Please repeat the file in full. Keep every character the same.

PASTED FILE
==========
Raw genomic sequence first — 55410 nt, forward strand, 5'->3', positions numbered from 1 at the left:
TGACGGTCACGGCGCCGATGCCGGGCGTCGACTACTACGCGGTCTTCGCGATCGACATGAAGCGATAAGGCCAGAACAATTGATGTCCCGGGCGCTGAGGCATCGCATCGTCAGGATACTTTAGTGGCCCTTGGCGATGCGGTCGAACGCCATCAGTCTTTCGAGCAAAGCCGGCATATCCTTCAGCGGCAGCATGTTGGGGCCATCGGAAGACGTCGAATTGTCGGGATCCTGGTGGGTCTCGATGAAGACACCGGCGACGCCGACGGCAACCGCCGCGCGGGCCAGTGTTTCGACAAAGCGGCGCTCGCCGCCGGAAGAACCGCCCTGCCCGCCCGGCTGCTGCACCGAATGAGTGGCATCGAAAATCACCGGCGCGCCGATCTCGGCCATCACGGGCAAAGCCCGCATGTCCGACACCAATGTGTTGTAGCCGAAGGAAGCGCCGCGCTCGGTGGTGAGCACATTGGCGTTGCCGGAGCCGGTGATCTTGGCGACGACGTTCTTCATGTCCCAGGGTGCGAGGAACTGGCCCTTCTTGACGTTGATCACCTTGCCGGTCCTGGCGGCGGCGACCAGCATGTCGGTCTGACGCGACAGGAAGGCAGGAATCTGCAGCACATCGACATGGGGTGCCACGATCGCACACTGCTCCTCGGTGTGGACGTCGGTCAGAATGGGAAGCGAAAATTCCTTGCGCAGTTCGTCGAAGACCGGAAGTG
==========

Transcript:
Raw genomic sequence first — 55410 nt, forward strand, 5'->3', positions numbered from 1 at the left:
TGACGGTCACGGCGCCGATGCCGGGCGTCGACTACTACGCGGTCTTCGCGATCGACATGAAGCGATAAGGCCAGAACAATTGATGTCCCGGGCGCTGAGGCATCGCATCGTCAGGATACTTTAGTGGCCCTTGGCGATGCGGTCGAACGCCATCAGTCTTTCGAGCAAAGCCGGCATATCCTTCAGCGGCAGCATGTTGGGGCCATCGGAAGACGTCGAATTGTCGGGATCCTGGTGGGTCTCGATGAAGACACCGGCGACGCCGACGGCAACCGCCGCGCGGGCCAGTGTTTCGACAAAGCGGCGCTCGCCGCCGGAAGAACCGCCCTGCCCGCCCGGCTGCTGCACCGAATGAGTGGCATCGAAAATCACCGGCGCGCCGATCTCGGCCATCACGGGCAAAGCCCGCATGTCCGACACCAATGTGTTGTAGCCGAAGGAAGCGCCGCGCTCGGTGGTGAGCACATTGGCGTTGCCGGAGCCGGTGATCTTGGCGACGACGTTCTTCATGTCCCAGGGTGCGAGGAACTGGCCCTTCTTGACGTTGATCACCTTGCCGGTCCTGGCGGCGGCGACCAGCATGTCGGTCTGACGCGACAGGAAGGCAGGAATCTGCAGCACATCGACATGGGGTGCCACGATCGCACACTGCTCCTCGGTGTGGACGTCGGTCAGAATGGGAAGCGAAAATTCCTTGCGCAGTTCGTCGAAGACCGGAAGTG